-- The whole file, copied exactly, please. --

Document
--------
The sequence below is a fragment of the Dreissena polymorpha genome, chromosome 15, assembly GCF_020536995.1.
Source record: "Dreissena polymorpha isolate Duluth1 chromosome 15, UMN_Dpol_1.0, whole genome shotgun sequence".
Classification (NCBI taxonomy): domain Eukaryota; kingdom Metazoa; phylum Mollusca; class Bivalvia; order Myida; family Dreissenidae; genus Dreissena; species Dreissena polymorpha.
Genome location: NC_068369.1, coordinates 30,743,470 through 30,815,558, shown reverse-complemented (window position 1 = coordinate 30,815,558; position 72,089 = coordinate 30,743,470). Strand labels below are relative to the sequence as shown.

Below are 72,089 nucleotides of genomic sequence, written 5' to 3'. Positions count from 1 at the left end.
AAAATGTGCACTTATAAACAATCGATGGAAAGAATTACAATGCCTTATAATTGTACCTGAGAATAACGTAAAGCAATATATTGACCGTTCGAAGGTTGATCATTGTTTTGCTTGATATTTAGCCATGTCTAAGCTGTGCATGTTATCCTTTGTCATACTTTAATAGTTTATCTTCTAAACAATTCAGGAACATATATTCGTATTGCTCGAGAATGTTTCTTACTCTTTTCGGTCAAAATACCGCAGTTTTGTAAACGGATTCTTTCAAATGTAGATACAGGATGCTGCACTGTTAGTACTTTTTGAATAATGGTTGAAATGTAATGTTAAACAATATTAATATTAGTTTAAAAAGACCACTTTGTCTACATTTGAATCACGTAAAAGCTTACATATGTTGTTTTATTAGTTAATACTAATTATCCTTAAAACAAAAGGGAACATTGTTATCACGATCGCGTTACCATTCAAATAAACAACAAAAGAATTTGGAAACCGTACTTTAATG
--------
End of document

The sequence below is a fragment of the Dreissena polymorpha genome, chromosome 15, assembly GCF_020536995.1.
Source record: "Dreissena polymorpha isolate Duluth1 chromosome 15, UMN_Dpol_1.0, whole genome shotgun sequence".
Classification (NCBI taxonomy): domain Eukaryota; kingdom Metazoa; phylum Mollusca; class Bivalvia; order Myida; family Dreissenidae; genus Dreissena; species Dreissena polymorpha.
Genome location: NC_068369.1, coordinates 30,743,470 through 30,815,558, shown reverse-complemented (window position 1 = coordinate 30,815,558; position 72,089 = coordinate 30,743,470). Strand labels below are relative to the sequence as shown.

Below are 72,089 nucleotides of genomic sequence, written 5' to 3'. Positions count from 1 at the left end.
AAAATGTGCACTTATAAACAATCGATGGAAAGAATTACAATGCCTTATAATTGTACCTGAGAATAACGTAAAGCAATATATTGACCGTTCGAAGGTTGATCATTGTTTTGCTTGATATTTAGCCATGTCTAAGCTGTGCATGTTATCCTTTGTCATACTTTAATAGTTTATCTTCTAAACAATTCAGGAACATATATTCGTATTGCTCGAGAATGTTTCTTACTCTTTTCGGTCAAAATACCGCAGTTTTGTAAACGGATTCTTTCAAATGTAGATACAGGATGCTGCACTGTTAGTACTTTTTGAATAATGGTTGAAATGTAATGTTAAACAATATTAATATTAGTTTAAAAAGACCACTTTGTCTACATTTGAATCACGTAAAAGCTTACATATGTTGTTTTATTAGTTAATACTAATTATCCTTAAAACAAAAGGGAACATTGTTATCACGATCGCGTTACCATTCAAATAAACAACAAAAGAATTTGGAAACCGTACTTTAATG